LOUISVILLE, Ky., (WDRB) -- When Judge Sean Delahanty asked Kisha Johnson to come forward from the back of his courtroom to address criminal charges, she responded with an unusual question.
Why should she?
Because it’s the law, Delahanty told Johnson in a 2017 case, explaining she was legally required to stand before him to be arraigned, or hear and respond to the charges against her, which included possession of marijuana and tampering with physical evidence.
Johnson eventually approached the judge, but not before asking Delahanty to prove he had any authority over her. Delahanty pulled out a book of Kentucky’s statutes; Johnson said it proved nothing.
“There’s a simple way for me to prove jurisdiction to you and that would be for me to ask the deputy to take you into custody,” Delahanty responded.
And that’s what soon happened. After Delahanty found her in contempt, bedlam broke out in the courtroom with Johnson knocking over a podium as several deputies struggled to take her into custody.
While a bizarre scene, Johnson’s actions were not unfamiliar to Delahanty – or other judges, prosecutors, defense attorneys and police officers.
Johnson is a part of the “sovereign citizen movement” that rejects common institutions, from the legal system to police authority.
Members believe that while they live in the United States, they are separate and not bound by the country’s laws.
Some court officials in Kentucky say these types of defenses are becoming more frequent, although they typically fail to succeed. Nevertheless, such pseudo-legal posturing can tie up courts and drain resources already stretched thin.
Assistant Jefferson Commonwealth’s Attorney Leslie C. Bates said the court cases become a “quagmire,” bogging down the system because there is “no ability to negotiate as they simply won’t acknowledge your existence for the most part.”
Bates, for example, has an ongoing felony case involving a sovereign citizen charged with obstructing a car tag, a minor case that is typically disposed of quickly, often amended down to a misdemeanor with little punishment.
But this case has lasted several months as the defendant has refused to cooperate.
“It’s kind of demonstrative of the inability to resolve it … because we can’t get the cooperation of the individual,” Bates said.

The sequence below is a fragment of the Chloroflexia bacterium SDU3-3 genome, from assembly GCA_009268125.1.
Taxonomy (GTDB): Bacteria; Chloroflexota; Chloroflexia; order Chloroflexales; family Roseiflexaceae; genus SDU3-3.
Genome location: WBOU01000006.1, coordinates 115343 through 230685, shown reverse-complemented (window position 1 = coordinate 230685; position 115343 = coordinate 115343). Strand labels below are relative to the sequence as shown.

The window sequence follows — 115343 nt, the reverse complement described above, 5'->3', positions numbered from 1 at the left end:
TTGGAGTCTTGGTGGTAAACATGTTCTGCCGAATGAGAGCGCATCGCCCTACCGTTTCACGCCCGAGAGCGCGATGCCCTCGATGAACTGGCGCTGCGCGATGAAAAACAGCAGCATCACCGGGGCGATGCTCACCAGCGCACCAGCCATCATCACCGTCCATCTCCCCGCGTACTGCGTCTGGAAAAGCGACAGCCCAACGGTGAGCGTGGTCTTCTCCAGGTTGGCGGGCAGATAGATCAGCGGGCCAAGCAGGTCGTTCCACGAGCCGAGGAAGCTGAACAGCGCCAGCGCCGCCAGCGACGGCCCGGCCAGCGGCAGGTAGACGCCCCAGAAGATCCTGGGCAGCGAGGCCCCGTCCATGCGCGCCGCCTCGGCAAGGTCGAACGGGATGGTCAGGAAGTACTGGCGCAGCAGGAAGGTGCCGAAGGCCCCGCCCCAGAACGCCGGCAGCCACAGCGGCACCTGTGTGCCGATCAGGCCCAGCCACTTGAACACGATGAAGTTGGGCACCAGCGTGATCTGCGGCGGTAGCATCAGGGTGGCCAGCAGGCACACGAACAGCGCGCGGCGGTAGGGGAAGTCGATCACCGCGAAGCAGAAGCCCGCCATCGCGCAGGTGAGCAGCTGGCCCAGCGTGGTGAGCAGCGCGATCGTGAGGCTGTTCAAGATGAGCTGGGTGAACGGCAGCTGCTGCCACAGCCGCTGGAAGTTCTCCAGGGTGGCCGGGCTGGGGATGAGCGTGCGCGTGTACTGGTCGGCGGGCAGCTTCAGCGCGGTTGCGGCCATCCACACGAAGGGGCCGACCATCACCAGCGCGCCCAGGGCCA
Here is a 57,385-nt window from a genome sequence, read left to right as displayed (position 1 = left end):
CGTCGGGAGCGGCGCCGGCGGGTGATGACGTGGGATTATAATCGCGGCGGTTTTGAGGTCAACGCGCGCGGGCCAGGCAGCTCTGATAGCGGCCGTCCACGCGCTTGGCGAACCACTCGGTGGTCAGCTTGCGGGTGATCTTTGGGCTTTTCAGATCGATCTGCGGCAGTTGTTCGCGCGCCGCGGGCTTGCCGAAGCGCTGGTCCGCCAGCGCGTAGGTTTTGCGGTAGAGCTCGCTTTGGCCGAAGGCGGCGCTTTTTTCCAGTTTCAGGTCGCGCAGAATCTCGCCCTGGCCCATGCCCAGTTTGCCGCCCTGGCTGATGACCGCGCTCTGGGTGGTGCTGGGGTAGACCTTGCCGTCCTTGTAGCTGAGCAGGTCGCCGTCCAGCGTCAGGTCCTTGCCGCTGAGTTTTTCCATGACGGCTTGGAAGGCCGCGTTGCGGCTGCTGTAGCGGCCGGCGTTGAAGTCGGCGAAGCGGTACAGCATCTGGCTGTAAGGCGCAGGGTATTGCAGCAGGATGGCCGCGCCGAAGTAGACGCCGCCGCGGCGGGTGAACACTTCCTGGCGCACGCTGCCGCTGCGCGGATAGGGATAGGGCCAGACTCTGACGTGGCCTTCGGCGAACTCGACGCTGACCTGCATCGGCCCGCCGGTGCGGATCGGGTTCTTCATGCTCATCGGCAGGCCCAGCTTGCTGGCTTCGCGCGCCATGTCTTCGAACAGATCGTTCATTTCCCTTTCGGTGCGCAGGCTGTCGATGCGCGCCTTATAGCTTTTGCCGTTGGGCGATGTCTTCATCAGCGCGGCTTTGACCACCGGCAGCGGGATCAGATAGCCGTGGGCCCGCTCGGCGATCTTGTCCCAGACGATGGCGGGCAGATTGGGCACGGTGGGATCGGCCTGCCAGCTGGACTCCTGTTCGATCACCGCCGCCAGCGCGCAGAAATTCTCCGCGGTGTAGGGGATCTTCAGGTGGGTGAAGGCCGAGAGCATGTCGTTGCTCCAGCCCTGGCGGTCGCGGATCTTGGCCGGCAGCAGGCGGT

“It’s like a stalemate,” said Assistant Commonwealth’s Attorney Doug Meisel. “Each of these cases is going to be a stalemate for as long as it takes for that person to acknowledge (the court’s authority). It becomes a little bit a battle of wills.”
According to the Southern Poverty Law Center, sovereign citizens believe they decide which laws to follow and which to ignore, don’t have to pay taxes and aren’t required to obey judges, juries, law enforcement and elected officials.
The movement comes from a conspiracy theory that the U.S. government was secretly replaced by a new system around the civil war and that U.S. citizens are enslaved as collateral to back the dollar to ensure the value of gold, according to the Southern Poverty Law Center.
Sovereign citizens often don’t accept help from the lawyers appointed to defend them and refuse to recognize even the most basic courtroom procedures, much less accept they have violated the law and can be punished.
Even in the simplest of cases, like a traffic ticket, they often file numerous indecipherable motions that ramble for page after page filled with pseudo-legal nonsense. And, in what has been deemed “paper terrorism,” they submit fake property liens or tax forms in hopes of hurting an enemy’s credit or get them audited.
“You can’t reason with them,” Delahanty, who is no longer on the bench, said in an interview last week. “Logic -- reason -- is not something they respond to.”
'Bad things are going to happen'
Even when the cases against sovereign citizens are over, court officials are often not finished dealing with them.
It is not unusual for sovereign citizens to file lawsuits against those who try to arrest and prosecute them.
“You can almost be assured that if you have a sovereign in your court, you are going to get sued,” Delahanty said.
In one recent lawsuit, Jerome Jointer, who now goes by “Noble Jerome Bey” filed a federal complaint in August from the Hardin County jail against several Elizabethtown judges, attorneys and other court officials.
He argued the state had no jurisdiction over him as he was bound to the “Zodiac Constitution” and invoked the “Treaty of Peace and Friendship of 1787-1836 between Morocco and the United States of America” – among other nonsensical claims spanning 35 pages.
U.S. District Court Judge Joseph Hood quickly ruled that Bey’s sovereign citizen movement theories are “palpably at odds with accepted principles of American jurisprudence,” were “totally implausible” and dismissed the suit.
Sovereign citizens’ appeals of convictions and dismissed lawsuits are often dealt with swiftly as well.